Although registration metrics can tell us a lot about how we are doing, what we pride ourselves on across all GreenBook and Gen2 Advisors initiatives is how we create impact by connecting buyers and suppliers and one of the best ways we have to measure that is via our Corporate Partner program. The premise is simple: research buyers (and in a few cases, investors) tell us which attending companies they are interested in meeting with and we coordinate those meetings for them in private meeting rooms during the event.  It doesn’t cost any extra for either party to participate; it’s a value add for all stakeholders at the event.

In addition to being a great benefit to IIeX attendees, it also gives us great data on what clients are looking for so we can continue to refine our events to meet their needs and give the industry some useful perspective!

This year at IIeX EU we scheduled 154 unique meetings for 26 different client groups from 19 brands (some brands sent teams interested in different things, like P&G for instance that has different teams for CMK and PR), with 84 different suppliers being asked to meet (many received multiple requests). That is A LOT of meetings!

The brands that joined as Corporate Partners at this event were:

City Football Group
E.ON Energy
Inter IKEA Systems
McKinsey & Co
Northumbrian Water Group
Reckitt Benckiser
Red Bull
Strauss Water

Now, I’m not going to divulge the names of the suppliers who were asked to participate, but I did a quick analysis of them by assigning them to a segment of either Service or Tech based and then categorizing them by their core offering.

First, 62% of all meetings requested were with Tech companies. The definition of Tech that I used was that the primary offering was a technology solution that was either DIY or offered limited service options beyond basic project support.

38% of the meetings requested were with companies that fall into the Service category, meaning that they provide full service, although it may be confined to their specific area of focus such as nonconscious measurement or brand strategy vs. a more traditional Quant/Qual full service agency. In fact, only 11 companies fall into the traditional “Full Service” bucket, with the rest being positioned more as niche consultancies focused on specific business issues or methods.



It’s instructive to look at the types of companies that clients were interested in, so I assigned each to a “specialty” category based on their positioning. A few notes on my thinking here:

  1. Nonconscious is any company that is focused on using methods related to nonconscious measurement as their primary approach. This includes facial coding, implicit, EEG, fMRI, etc… and includes those just offering technology and those who have built full consulting organizations around these approaches.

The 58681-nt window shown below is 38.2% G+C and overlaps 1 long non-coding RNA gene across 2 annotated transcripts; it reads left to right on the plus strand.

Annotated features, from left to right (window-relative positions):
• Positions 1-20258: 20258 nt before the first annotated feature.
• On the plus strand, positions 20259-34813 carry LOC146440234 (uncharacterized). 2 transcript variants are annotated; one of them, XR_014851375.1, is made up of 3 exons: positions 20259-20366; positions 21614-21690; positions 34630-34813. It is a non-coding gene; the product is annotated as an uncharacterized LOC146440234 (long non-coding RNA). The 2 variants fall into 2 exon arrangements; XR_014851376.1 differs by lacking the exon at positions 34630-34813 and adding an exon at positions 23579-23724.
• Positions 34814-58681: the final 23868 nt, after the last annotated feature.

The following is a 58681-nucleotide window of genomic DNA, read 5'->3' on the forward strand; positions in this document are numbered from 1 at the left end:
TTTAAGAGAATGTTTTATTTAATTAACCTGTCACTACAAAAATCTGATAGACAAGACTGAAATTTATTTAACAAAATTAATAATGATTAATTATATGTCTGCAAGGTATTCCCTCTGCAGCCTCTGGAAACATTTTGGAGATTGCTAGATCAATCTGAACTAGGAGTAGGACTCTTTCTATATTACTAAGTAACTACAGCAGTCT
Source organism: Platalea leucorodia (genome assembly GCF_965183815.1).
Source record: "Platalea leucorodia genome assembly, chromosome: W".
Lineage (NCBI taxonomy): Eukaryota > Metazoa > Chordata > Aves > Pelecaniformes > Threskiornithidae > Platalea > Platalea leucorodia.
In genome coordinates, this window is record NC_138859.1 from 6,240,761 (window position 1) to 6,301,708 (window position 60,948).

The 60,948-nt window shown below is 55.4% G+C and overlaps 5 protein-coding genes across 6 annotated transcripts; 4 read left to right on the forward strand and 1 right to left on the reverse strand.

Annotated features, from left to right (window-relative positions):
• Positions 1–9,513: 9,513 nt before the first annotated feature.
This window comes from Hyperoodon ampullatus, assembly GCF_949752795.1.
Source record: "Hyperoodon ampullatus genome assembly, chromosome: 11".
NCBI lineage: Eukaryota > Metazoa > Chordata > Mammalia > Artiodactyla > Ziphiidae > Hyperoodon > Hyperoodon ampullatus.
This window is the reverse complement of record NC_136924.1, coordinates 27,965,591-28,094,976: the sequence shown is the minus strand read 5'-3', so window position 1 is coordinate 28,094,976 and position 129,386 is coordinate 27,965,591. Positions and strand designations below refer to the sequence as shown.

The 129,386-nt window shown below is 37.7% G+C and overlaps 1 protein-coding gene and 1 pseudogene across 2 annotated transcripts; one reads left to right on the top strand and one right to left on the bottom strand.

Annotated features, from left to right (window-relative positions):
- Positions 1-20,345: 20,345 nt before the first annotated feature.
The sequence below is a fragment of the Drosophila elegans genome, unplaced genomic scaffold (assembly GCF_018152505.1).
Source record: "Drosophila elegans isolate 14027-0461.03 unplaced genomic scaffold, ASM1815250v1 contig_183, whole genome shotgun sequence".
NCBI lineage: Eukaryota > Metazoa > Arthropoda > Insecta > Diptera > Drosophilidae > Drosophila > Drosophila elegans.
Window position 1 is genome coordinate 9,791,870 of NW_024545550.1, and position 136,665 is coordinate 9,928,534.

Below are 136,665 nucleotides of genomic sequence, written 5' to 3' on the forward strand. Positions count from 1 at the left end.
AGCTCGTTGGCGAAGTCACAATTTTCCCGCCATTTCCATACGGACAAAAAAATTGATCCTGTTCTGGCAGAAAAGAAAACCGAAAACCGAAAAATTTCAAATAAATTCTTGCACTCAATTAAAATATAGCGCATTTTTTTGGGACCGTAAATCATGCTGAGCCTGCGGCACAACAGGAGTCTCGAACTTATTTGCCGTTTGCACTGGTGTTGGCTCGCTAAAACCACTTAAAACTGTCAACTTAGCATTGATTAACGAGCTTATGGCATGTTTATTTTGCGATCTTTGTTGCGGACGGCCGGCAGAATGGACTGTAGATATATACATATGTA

2. Mobile includes anything that is “mobile first”, regardless of use case. If a company has built their offering around mobile devices as the primary means of collecting data whether it’s qual, quant, crowd-sourcing, behavioral data, etc.. they fit into this bucket.
  3. Full Service MR are companies that fit the traditional definition: they offer a range of methods and focus areas across the methodological spectrum and engage with clients with a full complement of service solutions.
  4. Data Collection is only those companies who license data collection platforms as their core business.

I think the rest of the categories are self explanatory, and while some could fit into multiple ones I tried to capture the claim to fame of each as their primary selling point.

As you can see in the chart below, anything related to Nonconscious Measurement continues to be of high interest. This is phenomenon we have seen at every IIeX event since the beginning. Although we are not seeing major adoption by share of project client-side interest in anything related to understanding the the motivations of consumers outside of cognitive processes is of intense interest. My belief is that when a validated, scalable, mobile friendly and inexpensive solution hits critical mass we will see the share of project for these approaches skyrocket just as we have seen with DIY quant and now with automation.

Surprisingly, mobile-only solutions were almost as hot which tells me that yes indeed, clients reached the tipping point a while ago and are now aggressively looking for new mobile-centric capabilities to augment or replace traditional approaches.

Another surprise was the number of Video Analytics meetings occurring: I suspect a symbiotic relationship between this and the other top approaches which also use video combined with social media data: with so much video being produced by consumers as part of their daily lives and in response to research projects the need to develop solutions to make the analysis and curation of the video efficient and affordable. Look for this to continue to be a priority.



Finally, let’s look at the number of companies in each category that were asked to meet with clients. Remember that some suppliers were asked to meet with multiple clients so of course there is a high correlation to the previous chart which showed meetings by category. This serves as a nice snapshot of the types of offerings clients are looking for as well as the types of companies that do well at IIeX in terms of business development.



IIeX has always been a stalking horse for the rest of the industry by indicating what clients are looking for today to build the insights organizations of tomorrow. We’re privileged to have a first hand view of what that looks like via our Corporate Partner program and are glad we can share it with the industry as a whole in this way.